Title: Thick Love (Thin Love, #2)
Author: Eden Butler
Genre: NA | Contemporary Romance
Release Date: August 31, 2015
Hosted by: As the Pages Turn
He doesn’t ask their names.
He doesn’t deserve to know them.
Ransom Riley Hale’s friends think his life is charmed: first string as a freshman on a championship-winning college football team. A father with two Super Bowl rings. A mother with platinum albums and multiple Grammies under her belt. But that brilliant shine on the surface hides the darkness beneath; it’s all Ransom has ever known.
Despite the shadows he walked in, once there was a blinding light fracturing the darkness. It brought the promise of hope and happiness. He’d been careless, filled with pride and stupidity and lost that light. Ripped it from the world.
Now, the shadows are dimming again. Aly King surges into his life threatening to pull him from the darkness. She is everything Ransom can never be again. Her light feels too warm, promises him that there is more waiting for him beyond the shadows.
But the shadows are relentless, resurfacing when he thinks he is safe, and Ransom knows he must keep Aly from them too before he pulls her down into the darkness with him.
What lived in my heart for Aly was a hurricane that tore away everything in its path. It ripped apart what remained of who I was…
I honestly don’t know what to say in this review but I’ll try.
First off, kudos to Eden Butler for writing such a difficult and complicated story. I say difficult because from the get go, their love story hampered by Ransom’s overwhelming feeling of guilt for his part in the death of his ex-girlfriend. It’s difficult Ransom and Aly had to deal with complicated feelings about old loves and new ones, of redemption and forgiveness.
He’d played that guitar like it was a lover he’d forgotten he could touch.
We’ve met Ransom in his parents, Keira & Kona’s book. If you’ve read Thin Love, you’ll know that Ransom was with another girl who is not the heroine here. Between Thin Love and this book, tragedy struck Ransom’s young life. It marked him and shaped the young boy into a man he’s now become.
Aly is a runaway who found work and shelter with Keira’s cousin Lian. She’s a bit of a mysterious character. All we know is that she’s a dancer and she ran away from an emotionally abusive home at the age of 17.
I watched when you weren’t looking. I waited, but I didn’t pine for you.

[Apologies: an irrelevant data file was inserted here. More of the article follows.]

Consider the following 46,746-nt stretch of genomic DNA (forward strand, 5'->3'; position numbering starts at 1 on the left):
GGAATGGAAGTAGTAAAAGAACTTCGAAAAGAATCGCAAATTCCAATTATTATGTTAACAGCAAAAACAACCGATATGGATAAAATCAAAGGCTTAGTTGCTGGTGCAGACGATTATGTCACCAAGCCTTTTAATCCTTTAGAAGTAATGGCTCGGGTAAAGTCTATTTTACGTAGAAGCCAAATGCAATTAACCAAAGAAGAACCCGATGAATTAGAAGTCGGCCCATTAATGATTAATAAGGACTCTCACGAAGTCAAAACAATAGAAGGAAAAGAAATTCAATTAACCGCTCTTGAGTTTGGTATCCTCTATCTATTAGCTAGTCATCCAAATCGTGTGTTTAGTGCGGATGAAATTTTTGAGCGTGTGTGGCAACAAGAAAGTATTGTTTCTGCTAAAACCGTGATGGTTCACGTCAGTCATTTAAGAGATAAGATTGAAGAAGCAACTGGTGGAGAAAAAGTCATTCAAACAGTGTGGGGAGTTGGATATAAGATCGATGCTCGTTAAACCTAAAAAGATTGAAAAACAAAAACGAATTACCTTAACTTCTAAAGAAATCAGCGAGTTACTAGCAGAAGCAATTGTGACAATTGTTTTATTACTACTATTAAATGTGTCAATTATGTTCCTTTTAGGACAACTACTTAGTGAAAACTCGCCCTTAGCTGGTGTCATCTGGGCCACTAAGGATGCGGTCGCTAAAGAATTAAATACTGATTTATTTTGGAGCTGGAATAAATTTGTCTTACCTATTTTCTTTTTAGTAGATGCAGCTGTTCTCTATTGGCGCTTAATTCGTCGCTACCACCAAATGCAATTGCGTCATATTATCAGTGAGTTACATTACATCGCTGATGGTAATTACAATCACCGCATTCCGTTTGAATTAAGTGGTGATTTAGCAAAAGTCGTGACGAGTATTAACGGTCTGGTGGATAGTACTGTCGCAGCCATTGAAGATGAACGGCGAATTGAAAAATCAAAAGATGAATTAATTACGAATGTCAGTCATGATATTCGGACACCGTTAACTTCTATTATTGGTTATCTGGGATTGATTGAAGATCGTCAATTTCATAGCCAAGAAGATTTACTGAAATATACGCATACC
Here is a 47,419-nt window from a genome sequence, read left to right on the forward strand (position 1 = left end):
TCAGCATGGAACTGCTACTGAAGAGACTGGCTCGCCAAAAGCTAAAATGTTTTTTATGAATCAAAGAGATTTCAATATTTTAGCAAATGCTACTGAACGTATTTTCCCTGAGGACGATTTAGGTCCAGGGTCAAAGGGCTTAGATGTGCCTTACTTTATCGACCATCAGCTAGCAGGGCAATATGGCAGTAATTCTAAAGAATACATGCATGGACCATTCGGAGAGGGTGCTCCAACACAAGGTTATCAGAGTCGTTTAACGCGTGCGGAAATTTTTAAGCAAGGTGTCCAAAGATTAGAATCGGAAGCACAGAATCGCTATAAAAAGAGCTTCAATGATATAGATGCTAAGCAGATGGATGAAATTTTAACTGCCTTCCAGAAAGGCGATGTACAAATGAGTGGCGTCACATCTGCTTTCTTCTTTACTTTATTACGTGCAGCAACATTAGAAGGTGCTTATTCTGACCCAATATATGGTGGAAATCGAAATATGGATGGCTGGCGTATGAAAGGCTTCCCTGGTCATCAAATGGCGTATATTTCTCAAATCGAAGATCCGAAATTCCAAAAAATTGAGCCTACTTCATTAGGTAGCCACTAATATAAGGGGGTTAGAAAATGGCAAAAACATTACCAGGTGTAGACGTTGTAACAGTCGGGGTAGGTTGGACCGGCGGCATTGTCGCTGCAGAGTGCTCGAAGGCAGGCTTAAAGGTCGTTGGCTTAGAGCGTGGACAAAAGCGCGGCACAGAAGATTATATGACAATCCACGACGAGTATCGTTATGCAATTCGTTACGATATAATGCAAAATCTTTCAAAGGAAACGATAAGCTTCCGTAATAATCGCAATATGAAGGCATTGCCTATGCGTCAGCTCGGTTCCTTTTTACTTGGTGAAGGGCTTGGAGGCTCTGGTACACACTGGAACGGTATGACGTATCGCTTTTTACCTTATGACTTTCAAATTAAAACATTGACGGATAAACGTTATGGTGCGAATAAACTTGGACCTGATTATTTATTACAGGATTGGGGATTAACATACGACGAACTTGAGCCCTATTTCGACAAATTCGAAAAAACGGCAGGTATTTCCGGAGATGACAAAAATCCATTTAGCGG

When they first met, Ransom was only 16 but he made an impression on Aly. And since Aly worked with Lian, she saw what happened to Ransom and the effect it had on him. Aly has feelings for Ransom from the get go but she didn’t pine for him, and this is one of the things that I really liked about Aly and the dynamics of her relationship with Ransom.
While she readily acknowledged her feelings for him, she was always the one in control. She always had a choice to walk away — and she uses this throughout the book when Ransom gets to be too much. I just loved her character. I love how she was able to love freely and wholly without losing her self-respect.
“I…I love you, but I’m starting to realize that when you love someone, really love them, sometimes you have to walk away. Especially when they are destroying themselves. Sometimes that means you have to love yourself more.
Ransom is a hard man to love because of his baggage. He has a huge amount of baggage. He’s experienced tragedy and it changed him. The Ransom we met in Thin Love isn’t the Ransom we read about here. And while he’s still a pretty functioning member of society — a successful defensive college football player — he’s full of guilt and bitterness. He doesn’t think he deserves love and blames himself for the tragedy that took the life of his ex-girlfriend.
His POV was extremely difficult to read because it’s full of self-loathing and guilt. I had to resist the urge of chucking my Kindle across the room because it can be frustrating. But Eden Butler’s exquisite writing and keen characterization kept me going even when it hurts. And oh my gosh, some parts did hurt.
With every note, Ransom poured whatever he kept to himself, all the things he would not say to the world into each strum.
This was, for the first 96%, was a five star read for me, and I don’t want to sound petty but the epilogue made this one a 4. Just to clarify, I do understand the need for the second book. While this book ends on a very VERY hopeful note or AKA HFN, I wanted more. I want to see them grow into their love more especially since Ransom and Aly had to deal with a lot of baggage. So I wasn’t upset that we’re getting another book. Like I said, this ends on an HFN, so even if you don’t read the next one, you’ll still get a happy resolution. But the reason why I didn’t like the epilogue was because I didn’t understand it. I don’t know what happened between the end and the start of the epilogue.
*cue dramatic wailing*
I’m still not over it. I’ll probably not be over it until I get the next book in my hand. For what it’s worth though, I really loved the story. It’s the kind of second-chance love that don’t get told enough these days. So if you love angst and you love non-obvious stories and pairings, then I highly recommend this book to you. It hits you right in the feels plus it has a healthy dose of steam.
“Thick love is best. Thick love is…it’s when you know.” (…) “It’s when you know you’ve found the one that can pick up the pieces when you let your heart get broken.”